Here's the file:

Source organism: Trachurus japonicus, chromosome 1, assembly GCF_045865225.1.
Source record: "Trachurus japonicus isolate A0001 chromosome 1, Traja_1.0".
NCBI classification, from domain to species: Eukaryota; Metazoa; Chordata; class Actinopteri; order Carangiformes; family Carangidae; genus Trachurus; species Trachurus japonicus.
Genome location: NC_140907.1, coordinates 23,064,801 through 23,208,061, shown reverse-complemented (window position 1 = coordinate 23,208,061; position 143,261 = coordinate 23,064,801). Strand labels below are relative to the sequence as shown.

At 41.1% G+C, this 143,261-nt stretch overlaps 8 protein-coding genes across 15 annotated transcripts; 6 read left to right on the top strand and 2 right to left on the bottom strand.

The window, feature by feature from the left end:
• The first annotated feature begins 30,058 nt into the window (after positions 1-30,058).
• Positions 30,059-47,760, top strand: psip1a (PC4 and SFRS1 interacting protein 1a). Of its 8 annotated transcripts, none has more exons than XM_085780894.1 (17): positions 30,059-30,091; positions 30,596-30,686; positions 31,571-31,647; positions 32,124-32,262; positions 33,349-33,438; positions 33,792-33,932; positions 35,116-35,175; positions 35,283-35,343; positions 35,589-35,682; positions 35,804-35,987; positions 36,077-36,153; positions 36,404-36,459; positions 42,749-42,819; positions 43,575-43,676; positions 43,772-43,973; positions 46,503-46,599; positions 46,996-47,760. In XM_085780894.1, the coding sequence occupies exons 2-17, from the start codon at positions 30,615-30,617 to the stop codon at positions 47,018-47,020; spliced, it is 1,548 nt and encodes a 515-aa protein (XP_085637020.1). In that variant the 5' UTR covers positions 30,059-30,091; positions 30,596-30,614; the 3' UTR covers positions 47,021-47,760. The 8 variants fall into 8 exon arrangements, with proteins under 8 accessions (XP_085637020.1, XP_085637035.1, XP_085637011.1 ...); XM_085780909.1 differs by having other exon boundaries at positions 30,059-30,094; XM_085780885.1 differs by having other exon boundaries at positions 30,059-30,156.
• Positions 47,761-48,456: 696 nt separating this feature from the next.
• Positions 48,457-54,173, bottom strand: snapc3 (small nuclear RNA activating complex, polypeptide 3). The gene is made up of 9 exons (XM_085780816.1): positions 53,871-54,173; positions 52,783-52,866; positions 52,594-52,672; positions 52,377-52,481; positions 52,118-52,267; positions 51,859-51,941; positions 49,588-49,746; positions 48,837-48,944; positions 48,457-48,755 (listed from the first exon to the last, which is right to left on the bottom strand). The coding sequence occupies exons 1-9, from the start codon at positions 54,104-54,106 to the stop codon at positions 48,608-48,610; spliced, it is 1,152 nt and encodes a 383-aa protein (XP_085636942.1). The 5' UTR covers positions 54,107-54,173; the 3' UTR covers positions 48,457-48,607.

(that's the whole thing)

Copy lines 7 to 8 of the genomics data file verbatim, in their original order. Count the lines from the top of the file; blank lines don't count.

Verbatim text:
• The first annotated feature begins 30,058 nt into the window (after positions 1-30,058).
• Positions 30,059-47,760, top strand: psip1a (PC4 and SFRS1 interacting protein 1a). Of its 8 annotated transcripts, none has more exons than XM_085780894.1 (17): positions 30,059-30,091; positions 30,596-30,686; positions 31,571-31,647; positions 32,124-32,262; positions 33,349-33,438; positions 33,792-33,932; positions 35,116-35,175; positions 35,283-35,343; positions 35,589-35,682; positions 35,804-35,987; positions 36,077-36,153; positions 36,404-36,459; positions 42,749-42,819; positions 43,575-43,676; positions 43,772-43,973; positions 46,503-46,599; positions 46,996-47,760. In XM_085780894.1, the coding sequence occupies exons 2-17, from the start codon at positions 30,615-30,617 to the stop codon at positions 47,018-47,020; spliced, it is 1,548 nt and encodes a 515-aa protein (XP_085637020.1). In that variant the 5' UTR covers positions 30,059-30,091; positions 30,596-30,614; the 3' UTR covers positions 47,021-47,760. The 8 variants fall into 8 exon arrangements, with proteins under 8 accessions (XP_085637020.1, XP_085637035.1, XP_085637011.1 ...); XM_085780909.1 differs by having other exon boundaries at positions 30,059-30,094; XM_085780885.1 differs by having other exon boundaries at positions 30,059-30,156.